Lothian Pension Fund has shied from divesting its fossil fuel holdings, citing the costs associated with such a move.

Responding to calls from the City of Edinburgh Council to investigate the costs, benefits and feasibility of either partially or wholly divesting, the £5.1bn (€6.9bn) fund raised concerns over the cost of divestment and the potential loss of returns.

It is not the first fund to consider divesting from carbon-heavy sectors – last year, the Environment Agency Pension Fund argued that divestment was neither industry-leading nor progressive.

Despite this, the Government Pension Fund Global was recently ordered to sell all companies that derive more than 30% of earnings from coal

Lothian noted that, depending on how fossil fuel companies were defined, either 29 or 19 of its shareholdings – equivalent to £151m or £113m of its portfolio – could be subject to divestment.

“While the precise impact of divestment from fossil fuel companies is unknown, certain costs are guaranteed, and the overall impact could be significant,” it said.

It estimated that the one-off cost of selling its fossil fuel holdings would be as much as £2.5m.

It also cited the additional ongoing compliance cost of ensuring no companies regarded as fossil fuel firms re-entered its portfolio.

In the report ratified at its most recent pension committee meeting, which accompanied an annual review of its Statement of Investment Principles (SIP), the fund also noted that the recent review of fiduciary duties by the Law Commission had shown that financial returns should be the “predominant concern” of pension trustees, even if they were allowed to take account of non-financial matters.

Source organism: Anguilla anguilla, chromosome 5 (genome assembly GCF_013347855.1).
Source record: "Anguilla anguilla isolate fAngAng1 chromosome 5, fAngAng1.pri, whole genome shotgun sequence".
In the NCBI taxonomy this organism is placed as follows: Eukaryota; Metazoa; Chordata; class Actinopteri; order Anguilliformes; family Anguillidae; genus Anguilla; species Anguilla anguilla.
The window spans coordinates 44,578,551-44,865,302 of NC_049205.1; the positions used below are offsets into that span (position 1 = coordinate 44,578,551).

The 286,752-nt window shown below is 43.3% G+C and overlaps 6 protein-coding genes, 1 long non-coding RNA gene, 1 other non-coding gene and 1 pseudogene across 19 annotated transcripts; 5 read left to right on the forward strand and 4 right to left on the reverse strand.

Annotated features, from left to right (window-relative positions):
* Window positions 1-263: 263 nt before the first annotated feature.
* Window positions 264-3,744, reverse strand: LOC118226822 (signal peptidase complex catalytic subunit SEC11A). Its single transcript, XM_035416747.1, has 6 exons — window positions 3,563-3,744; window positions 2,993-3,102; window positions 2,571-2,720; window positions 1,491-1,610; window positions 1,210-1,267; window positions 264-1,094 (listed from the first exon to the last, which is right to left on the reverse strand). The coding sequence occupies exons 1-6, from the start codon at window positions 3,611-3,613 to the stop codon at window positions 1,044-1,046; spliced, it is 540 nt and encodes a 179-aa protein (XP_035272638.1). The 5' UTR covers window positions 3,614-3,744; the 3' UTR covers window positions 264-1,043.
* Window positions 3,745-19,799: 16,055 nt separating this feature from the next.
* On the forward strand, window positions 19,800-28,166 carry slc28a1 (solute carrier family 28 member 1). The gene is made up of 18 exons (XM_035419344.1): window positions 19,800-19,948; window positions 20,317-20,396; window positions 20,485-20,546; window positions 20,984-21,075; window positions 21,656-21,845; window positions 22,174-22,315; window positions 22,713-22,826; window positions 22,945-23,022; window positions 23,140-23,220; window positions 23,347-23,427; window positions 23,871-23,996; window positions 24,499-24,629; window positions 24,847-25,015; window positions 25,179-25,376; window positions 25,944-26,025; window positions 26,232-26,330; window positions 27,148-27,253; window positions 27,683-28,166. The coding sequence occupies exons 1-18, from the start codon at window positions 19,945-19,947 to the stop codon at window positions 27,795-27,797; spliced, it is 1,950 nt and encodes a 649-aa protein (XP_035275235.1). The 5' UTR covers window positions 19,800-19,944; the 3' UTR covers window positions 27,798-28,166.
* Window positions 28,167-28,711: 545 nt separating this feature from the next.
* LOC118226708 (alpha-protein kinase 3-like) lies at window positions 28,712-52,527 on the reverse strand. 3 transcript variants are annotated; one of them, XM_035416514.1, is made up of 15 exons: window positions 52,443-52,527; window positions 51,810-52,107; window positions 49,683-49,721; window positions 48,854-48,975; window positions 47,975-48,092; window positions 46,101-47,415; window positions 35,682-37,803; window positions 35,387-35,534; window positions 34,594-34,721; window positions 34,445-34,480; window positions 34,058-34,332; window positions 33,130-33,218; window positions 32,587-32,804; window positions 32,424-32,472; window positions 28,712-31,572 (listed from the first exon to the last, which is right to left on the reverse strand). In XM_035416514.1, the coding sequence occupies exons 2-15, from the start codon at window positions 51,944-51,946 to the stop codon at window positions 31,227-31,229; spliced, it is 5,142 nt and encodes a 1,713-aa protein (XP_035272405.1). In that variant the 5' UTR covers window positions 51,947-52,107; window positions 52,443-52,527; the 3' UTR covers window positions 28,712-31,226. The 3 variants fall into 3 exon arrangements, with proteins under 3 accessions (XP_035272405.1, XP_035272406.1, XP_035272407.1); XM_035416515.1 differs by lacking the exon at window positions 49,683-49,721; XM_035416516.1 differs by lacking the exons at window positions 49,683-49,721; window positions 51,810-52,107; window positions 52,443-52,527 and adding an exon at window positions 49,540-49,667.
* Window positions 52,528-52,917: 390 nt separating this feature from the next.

“To the extent that divestment reduces the fund’s investment return in the future as compared to one that retains the ability to invest in the shares of fossil fuel companies, there is risk to the employer contributions,” the report adds.

“Such an occurrence could be challenged – for example, by employers and/or taxpayers – to whom the financial burden would fall. This is a significant risk for the funds.”

However, the fund said it would continue to incorporate environmental, social and governance (ESG) concerns into its investment approach.

It also noted its backing of the “Aiming for A” resolution, which saw BP, Shell and Statoil agree to disclose how they would adapt to a future low-carbon economy.

It said divestment would remove its access to company management and fail to change the level of fossil fuels consumed on a global level.

“Divestment results in shares being sold to other investors, who may be less concerned about climate change and less inclined to engage with management to change behaviour for the better,” it said.

Lothian also stressed its commitment to low-carbon investments by highlighting both its exposure to sustainable timberlands and the growth of its renewable energy holdings, which account for more than one-quarter of its £268m infrastructure portfolio.